When I was 10 years old, with the hopes of building their very first home, my parents bought a small land with a couple of their friends outside Bursa, the city that I grew up. After many years of living in small rented apartments, they wanted a larger house that also has a garden that my father could grow fruits and vegetables.
It wasn’t like we were a wealthy family. Most days, it was hard for them make the ends meet. They were both working in jobs where they could live as a middle class family in a country that was (and, still is) politically and economically unstable. But with some luck, several years of hard work, and some help from friends and family, they finished building the house of their dreams on that land. We moved in when I was 13 years old. To this day, I still remember how proud they were for becoming first time homeowners.
One of the many reasons why my father wanted to move to the suburbs was to make his life long dream come true: to grow his own fruits and vegetables in his own backyard so that he could eat fresh and organic produce every day for the rest of his life. To his advantage, the climate and location of our new home offered him the perfect conditions for what he wanted to achieve.
So he spent the next 5 years of his life working on that backyard. He planted trees strategically making sure they get just the right amount of sun exposure and water. He cared for them on a daily basis to ensure that they get the right amount of water, sun, fertilizer, and most importantly, love.
At the end of many years of hard work, we ended up with trees like mulberry, quince, pomegranate, walnut, apricot, and fig. At first, they were small, but over the years they became exactly what he dreamed of: trees that offer variety of fruits year round that are organic, sweet, and delicious.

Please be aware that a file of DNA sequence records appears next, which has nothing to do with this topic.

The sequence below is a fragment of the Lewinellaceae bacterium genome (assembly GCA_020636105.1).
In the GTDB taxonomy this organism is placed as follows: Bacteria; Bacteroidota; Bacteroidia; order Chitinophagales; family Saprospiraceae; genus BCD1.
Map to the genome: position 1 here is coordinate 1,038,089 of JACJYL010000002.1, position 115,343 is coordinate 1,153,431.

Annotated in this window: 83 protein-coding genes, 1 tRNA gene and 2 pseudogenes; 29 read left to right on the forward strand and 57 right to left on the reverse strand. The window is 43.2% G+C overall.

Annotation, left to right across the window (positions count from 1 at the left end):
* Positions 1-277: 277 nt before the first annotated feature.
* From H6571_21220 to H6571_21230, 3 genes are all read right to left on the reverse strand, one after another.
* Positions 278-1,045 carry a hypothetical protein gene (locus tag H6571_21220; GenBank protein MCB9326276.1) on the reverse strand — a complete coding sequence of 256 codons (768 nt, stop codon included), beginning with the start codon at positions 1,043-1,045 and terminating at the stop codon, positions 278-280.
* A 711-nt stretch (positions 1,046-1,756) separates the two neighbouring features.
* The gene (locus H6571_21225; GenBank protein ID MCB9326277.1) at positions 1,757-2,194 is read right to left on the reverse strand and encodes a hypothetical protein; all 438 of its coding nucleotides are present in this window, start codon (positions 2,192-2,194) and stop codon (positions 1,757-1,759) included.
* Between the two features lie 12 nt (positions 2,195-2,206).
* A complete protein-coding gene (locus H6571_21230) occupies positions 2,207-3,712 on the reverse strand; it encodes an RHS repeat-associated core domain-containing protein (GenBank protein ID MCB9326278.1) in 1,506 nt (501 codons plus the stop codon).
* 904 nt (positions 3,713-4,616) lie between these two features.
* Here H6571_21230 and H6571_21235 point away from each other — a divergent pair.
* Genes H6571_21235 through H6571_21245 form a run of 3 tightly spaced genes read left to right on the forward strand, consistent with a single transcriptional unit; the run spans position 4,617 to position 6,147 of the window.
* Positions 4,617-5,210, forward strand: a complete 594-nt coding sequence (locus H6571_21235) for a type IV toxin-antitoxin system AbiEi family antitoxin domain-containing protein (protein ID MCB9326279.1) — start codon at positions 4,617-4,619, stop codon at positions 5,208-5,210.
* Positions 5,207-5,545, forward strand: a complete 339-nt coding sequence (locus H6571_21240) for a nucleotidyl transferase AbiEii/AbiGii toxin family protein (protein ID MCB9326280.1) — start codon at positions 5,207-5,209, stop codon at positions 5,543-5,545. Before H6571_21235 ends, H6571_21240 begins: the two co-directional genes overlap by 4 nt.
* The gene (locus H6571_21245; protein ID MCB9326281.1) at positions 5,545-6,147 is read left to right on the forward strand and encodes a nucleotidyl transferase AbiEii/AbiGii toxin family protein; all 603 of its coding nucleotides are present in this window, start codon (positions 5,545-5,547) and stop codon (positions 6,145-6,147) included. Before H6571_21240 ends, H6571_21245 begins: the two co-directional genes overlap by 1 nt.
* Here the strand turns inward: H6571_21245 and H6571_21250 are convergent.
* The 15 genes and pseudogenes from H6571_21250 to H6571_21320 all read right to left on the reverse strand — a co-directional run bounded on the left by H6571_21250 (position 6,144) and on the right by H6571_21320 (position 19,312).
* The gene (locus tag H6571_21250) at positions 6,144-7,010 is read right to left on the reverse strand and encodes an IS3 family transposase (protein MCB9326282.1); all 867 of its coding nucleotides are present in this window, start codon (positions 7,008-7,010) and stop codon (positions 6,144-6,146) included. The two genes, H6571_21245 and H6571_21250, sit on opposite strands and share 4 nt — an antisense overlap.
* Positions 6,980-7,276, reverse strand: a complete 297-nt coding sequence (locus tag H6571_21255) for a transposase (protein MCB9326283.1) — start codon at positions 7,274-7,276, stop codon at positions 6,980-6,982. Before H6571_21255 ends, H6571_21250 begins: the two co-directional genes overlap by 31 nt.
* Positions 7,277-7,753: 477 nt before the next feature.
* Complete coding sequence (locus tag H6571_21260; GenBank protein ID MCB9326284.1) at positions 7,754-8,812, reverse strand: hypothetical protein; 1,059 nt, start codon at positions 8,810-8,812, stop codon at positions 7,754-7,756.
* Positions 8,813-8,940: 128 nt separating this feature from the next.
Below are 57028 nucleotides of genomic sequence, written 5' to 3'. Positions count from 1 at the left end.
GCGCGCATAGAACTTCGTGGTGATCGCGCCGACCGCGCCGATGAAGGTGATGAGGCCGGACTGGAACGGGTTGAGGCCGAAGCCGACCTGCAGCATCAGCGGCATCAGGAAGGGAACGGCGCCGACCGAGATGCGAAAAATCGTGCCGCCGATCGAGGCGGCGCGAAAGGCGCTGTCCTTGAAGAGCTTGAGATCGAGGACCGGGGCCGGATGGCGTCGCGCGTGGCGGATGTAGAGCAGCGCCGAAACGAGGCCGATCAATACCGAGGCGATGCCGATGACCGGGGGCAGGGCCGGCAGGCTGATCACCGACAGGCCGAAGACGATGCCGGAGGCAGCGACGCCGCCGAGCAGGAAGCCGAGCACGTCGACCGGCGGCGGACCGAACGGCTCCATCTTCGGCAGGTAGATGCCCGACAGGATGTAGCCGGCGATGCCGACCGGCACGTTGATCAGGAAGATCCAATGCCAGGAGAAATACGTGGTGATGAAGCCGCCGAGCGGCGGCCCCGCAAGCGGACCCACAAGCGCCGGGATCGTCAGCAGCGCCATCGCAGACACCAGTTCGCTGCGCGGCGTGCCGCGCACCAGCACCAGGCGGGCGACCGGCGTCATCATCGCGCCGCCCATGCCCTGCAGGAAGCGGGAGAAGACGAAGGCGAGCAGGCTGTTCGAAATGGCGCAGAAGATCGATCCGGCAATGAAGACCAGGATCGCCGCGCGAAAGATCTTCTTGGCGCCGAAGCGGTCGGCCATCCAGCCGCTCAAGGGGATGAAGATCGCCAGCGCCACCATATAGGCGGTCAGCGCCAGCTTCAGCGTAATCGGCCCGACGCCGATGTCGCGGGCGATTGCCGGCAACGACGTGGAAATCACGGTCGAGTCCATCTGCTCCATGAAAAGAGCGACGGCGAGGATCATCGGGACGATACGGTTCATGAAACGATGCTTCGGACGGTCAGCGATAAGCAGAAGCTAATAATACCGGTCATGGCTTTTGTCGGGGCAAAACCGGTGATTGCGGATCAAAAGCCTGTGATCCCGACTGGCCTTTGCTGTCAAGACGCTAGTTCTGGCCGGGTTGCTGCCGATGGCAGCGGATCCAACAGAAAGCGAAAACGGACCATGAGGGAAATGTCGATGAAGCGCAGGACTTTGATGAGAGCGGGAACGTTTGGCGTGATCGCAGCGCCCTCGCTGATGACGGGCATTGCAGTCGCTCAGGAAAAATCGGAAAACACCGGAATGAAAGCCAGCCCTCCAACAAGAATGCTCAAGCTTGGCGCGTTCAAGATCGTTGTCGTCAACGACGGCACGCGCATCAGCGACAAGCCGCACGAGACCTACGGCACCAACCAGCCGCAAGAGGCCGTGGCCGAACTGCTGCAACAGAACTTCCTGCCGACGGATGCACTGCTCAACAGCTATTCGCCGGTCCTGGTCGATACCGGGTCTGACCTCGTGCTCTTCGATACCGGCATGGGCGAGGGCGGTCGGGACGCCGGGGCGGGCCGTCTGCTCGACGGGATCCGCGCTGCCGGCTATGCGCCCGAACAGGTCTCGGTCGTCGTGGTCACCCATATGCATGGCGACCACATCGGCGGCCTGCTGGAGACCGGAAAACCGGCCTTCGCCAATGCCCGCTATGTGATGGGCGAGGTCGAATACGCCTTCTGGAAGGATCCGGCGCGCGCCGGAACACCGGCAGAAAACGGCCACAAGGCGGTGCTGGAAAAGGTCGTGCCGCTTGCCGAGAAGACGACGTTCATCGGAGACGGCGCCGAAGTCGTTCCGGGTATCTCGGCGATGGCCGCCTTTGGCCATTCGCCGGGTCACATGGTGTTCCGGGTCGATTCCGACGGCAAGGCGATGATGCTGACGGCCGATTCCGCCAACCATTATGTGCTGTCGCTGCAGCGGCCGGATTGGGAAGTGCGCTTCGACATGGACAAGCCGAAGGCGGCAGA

Nowadays, my father spends his mornings eating fresh fruit from the trees that he planted twenty-five years ago. He refuses to buy fruit from anywhere else and if you ever criticize or mistakenly say something bad about his trees, you may end up with a punch on your nose. He still maintains his backyard and experiments with new produce every year. If you ask him about his trees, I guarantee you that he will tell you everything he learned in the last twenty-five years of his adventures in planting and maintaining fruit trees and vegetable gardens.
When he asked me what I wanted from back home, knowing that he was not allowed to bring fresh fruit to the U.S. and the BVIs, I asked him for some walnuts from our backyard. I knew that back in September, he spent many days picking, cracking, and drying them. I also knew that after many days of hard work, he ended up with more that 60 pounds of the most delicious walnuts that I have ever had in my life. Therefore, as you can imagine, it was a wonderful surprise to see that he took my request to heart, and carried almost 6 pounds of walnuts in his luggage all the way from Bursa, Turkey to Virgin Gorda, BVI.
With all the walnuts I had on hand, I wanted a recipe that would celebrate and appreciate the deliciousness of this amazing nut. And that is why I decided to make these Mexican Wedding Cookies.